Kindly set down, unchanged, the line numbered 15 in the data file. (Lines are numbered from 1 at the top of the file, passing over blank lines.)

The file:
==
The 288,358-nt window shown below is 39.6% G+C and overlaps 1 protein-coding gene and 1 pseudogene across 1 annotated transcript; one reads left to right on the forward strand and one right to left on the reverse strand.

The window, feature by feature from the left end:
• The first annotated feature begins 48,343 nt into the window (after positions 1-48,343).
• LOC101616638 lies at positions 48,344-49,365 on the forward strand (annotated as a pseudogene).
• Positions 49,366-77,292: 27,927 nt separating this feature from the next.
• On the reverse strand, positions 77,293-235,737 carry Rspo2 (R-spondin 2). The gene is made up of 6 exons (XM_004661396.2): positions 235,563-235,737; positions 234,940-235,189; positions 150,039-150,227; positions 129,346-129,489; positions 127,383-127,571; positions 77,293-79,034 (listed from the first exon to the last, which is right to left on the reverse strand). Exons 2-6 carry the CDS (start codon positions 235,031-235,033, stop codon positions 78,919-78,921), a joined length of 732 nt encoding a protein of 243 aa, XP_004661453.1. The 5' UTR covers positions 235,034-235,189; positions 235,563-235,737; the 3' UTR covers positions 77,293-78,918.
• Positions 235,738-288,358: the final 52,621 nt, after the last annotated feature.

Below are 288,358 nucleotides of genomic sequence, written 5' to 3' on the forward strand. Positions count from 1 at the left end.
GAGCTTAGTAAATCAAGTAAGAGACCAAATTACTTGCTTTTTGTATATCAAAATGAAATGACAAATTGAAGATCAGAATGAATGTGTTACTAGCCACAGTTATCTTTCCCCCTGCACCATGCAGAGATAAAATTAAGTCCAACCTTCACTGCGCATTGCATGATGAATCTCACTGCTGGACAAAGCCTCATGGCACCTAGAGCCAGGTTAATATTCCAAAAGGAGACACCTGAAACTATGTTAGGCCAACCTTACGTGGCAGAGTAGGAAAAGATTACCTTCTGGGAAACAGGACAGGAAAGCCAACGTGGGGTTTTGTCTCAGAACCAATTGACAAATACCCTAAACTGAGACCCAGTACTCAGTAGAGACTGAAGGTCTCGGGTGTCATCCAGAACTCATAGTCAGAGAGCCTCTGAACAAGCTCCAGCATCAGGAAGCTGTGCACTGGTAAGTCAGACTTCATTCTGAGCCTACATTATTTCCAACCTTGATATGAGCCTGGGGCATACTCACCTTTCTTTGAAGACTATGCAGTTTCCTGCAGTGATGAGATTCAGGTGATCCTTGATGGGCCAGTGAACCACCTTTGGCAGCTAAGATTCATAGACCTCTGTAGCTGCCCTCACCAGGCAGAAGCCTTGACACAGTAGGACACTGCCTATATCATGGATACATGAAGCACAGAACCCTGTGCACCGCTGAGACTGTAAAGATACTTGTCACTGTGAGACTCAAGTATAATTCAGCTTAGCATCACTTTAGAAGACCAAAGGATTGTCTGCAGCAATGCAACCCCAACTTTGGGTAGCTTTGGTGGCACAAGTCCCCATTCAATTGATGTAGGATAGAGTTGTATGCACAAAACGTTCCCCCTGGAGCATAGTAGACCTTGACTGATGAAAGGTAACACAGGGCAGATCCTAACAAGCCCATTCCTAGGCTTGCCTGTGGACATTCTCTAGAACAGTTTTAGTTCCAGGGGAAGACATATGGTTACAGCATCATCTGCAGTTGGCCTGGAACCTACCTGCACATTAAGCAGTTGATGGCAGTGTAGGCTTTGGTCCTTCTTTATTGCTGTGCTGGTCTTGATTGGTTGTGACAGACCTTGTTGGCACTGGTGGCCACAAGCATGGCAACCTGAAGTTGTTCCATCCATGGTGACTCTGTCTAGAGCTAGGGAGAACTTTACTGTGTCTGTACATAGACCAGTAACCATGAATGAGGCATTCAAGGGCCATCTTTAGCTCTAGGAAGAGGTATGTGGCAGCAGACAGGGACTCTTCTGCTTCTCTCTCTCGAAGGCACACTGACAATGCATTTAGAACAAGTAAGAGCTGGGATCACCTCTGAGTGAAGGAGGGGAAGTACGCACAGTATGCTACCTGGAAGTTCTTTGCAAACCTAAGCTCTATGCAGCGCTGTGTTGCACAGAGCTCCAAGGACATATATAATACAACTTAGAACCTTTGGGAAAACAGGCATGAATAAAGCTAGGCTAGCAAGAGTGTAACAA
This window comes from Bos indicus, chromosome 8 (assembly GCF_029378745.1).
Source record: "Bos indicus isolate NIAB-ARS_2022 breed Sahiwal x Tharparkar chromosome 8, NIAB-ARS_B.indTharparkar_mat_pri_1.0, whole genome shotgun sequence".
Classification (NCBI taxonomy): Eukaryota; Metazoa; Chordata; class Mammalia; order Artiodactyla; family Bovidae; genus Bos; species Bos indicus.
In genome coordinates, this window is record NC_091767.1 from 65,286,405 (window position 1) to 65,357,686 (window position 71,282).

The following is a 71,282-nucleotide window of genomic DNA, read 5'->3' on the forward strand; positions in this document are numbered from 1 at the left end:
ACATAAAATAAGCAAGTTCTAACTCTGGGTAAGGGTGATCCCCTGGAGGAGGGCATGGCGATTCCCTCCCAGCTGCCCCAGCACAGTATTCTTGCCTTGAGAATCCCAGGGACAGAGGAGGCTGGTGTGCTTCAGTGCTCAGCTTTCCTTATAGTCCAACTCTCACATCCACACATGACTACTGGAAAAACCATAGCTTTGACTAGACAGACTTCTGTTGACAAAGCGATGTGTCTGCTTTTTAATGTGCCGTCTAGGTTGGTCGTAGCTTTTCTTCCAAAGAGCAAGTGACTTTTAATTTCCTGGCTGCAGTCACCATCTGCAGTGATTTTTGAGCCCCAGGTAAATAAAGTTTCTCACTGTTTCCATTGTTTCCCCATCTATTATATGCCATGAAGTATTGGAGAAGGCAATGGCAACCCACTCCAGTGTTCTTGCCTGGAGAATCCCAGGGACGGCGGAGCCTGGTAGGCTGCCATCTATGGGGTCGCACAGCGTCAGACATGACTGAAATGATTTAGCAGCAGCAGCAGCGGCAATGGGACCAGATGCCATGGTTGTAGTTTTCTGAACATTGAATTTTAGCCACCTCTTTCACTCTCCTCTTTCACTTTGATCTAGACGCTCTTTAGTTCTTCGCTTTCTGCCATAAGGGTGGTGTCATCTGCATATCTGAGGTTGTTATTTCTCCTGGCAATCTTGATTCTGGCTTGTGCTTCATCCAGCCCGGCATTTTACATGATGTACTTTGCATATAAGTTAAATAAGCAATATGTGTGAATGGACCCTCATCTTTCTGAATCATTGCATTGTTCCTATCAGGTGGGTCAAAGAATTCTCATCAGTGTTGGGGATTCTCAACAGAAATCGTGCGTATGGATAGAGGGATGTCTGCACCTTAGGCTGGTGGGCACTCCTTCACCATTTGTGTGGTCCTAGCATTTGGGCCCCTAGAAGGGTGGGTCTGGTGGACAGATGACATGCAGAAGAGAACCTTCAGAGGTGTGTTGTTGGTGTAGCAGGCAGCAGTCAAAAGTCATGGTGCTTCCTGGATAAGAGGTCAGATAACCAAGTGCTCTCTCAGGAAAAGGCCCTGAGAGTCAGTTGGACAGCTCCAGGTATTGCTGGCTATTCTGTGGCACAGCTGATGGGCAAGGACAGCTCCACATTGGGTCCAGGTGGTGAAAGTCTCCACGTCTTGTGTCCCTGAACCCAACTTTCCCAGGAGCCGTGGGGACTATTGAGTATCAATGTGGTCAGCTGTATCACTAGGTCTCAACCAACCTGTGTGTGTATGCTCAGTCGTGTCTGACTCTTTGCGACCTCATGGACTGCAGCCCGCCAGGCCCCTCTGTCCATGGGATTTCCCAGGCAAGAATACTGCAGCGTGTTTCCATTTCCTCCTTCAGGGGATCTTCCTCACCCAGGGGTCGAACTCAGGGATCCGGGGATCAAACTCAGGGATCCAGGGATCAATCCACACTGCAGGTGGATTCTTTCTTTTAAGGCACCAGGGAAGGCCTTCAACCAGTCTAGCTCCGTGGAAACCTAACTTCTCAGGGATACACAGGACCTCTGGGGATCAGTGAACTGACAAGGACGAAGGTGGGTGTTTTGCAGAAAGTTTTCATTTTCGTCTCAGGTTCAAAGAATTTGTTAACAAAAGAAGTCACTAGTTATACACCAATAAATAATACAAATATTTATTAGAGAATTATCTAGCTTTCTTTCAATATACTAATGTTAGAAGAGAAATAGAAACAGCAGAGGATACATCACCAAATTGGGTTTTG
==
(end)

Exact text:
ACATAAAATAAGCAAGTTCTAACTCTGGGTAAGGGTGATCCCCTGGAGGAGGGCATGGCGATTCCCTCCCAGCTGCCCCAGCACAGTATTCTTGCCTTGAGAATCCCAGGGACAGAGGAGGCTGGTGTGCTTCAGTGCTCAGCTTTCCTTATAGTCCAACTCTCACATCCACACATGACTACTGGAAAAACCATAGCTTTGACTAGACAGACTTCTGTTGACAAAGCGATGTGTCTGCTTTTTAATGTGCCGTCTAGGTTGGTCGTAGCTTTTCTTCCAAAGAGCAAGTGACTTTTAATTTCCTGGCTGCAGTCACCATCTGCAGTGATTTTTGAGCCCCAGGTAAATAAAGTTTCTCACTGTTTCCATTGTTTCCCCATCTATTATATGCCATGAAGTATTGGAGAAGGCAATGGCAACCCACTCCAGTGTTCTTGCCTGGAGAATCCCAGGGACGGCGGAGCCTGGTAGGCTGCCATCTATGGGGTCGCACAGCGTCAGACATGACTGAAATGATTTAGCAGCAGCAGCAGCGGCAATGGGACCAGATGCCATGGTTGTAGTTTTCTGAACATTGAATTTTAGCCACCTCTTTCACTCTCCTCTTTCACTTTGATCTAGACGCTCTTTAGTTCTTCGCTTTCTGCCATAAGGGTGGTGTCATCTGCATATCTGAGGTTGTTATTTCTCCTGGCAATCTTGATTCTGGCTTGTGCTTCATCCAGCCCGGCATTTTACATGATGTACTTTGCATATAAGTTAAATAAGCAATATGTGTGAATGGACCCTCATCTTTCTGAATCATTGCATTGTTCCTATCAGGTGGGTCAAAGAATTCTCATCAGTGTTGGGGATTCTCAACAGAAATCGTGCGTATGGATAGAGGGATGTCTGCACCTTAGGCTGGTGGGCACTCCTTCACCATTTGTGTGGTCCTAGCATTTGGGCCCCTAGAAGGGTGGGTCTGGTGGACAGATGACATGCAGAAGAGAACCTTCAGAGGTGTGTTGTTGGTGTAGCAGGCAGCAGTCAAAAGTCATGGTGCTTCCTGGATAAGAGGTCAGATAACCAAGTGCTCTCTCAGGAAAAGGCCCTGAGAGTCAGTTGGACAGCTCCAGGTATTGCTGGCTATTCTGTGGCACAGCTGATGGGCAAGGACAGCTCCACATTGGGTCCAGGTGGTGAAAGTCTCCACGTCTTGTGTCCCTGAACCCAACTTTCCCAGGAGCCGTGGGGACTATTGAGTATCAATGTGGTCAGCTGTATCACTAGGTCTCAACCAACCTGTGTGTGTATGCTCAGTCGTGTCTGACTCTTTGCGACCTCATGGACTGCAGCCCGCCAGGCCCCTCTGTCCATGGGATTTCCCAGGCAAGAATACTGCAGCGTGTTTCCATTTCCTCCTTCAGGGGATCTTCCTCACCCAGGGGTCGAACTCAGGGATCCGGGGATCAAACTCAGGGATCCAGGGATCAATCCACACTGCAGGTGGATTCTTTCTTTTAAGGCACCAGGGAAGGCCTTCAACCAGTCTAGCTCCGTGGAAACCTAACTTCTCAGGGATACACAGGACCTCTGGGGATCAGTGAACTGACAAGGACGAAGGTGGGTGTTTTGCAGAAAGTTTTCATTTTCGTCTCAGGTTCAAAGAATTTGTTAACAAAAGAAGTCACTAGTTATACACCAATAAATAATACAAATATTTATTAGAGAATTATCTAGCTTTCTTTCAATATACTAATGTTAGAAGAGAAATAGAAACAGCAGAGGATACATCACCAAATTGGGTTTTG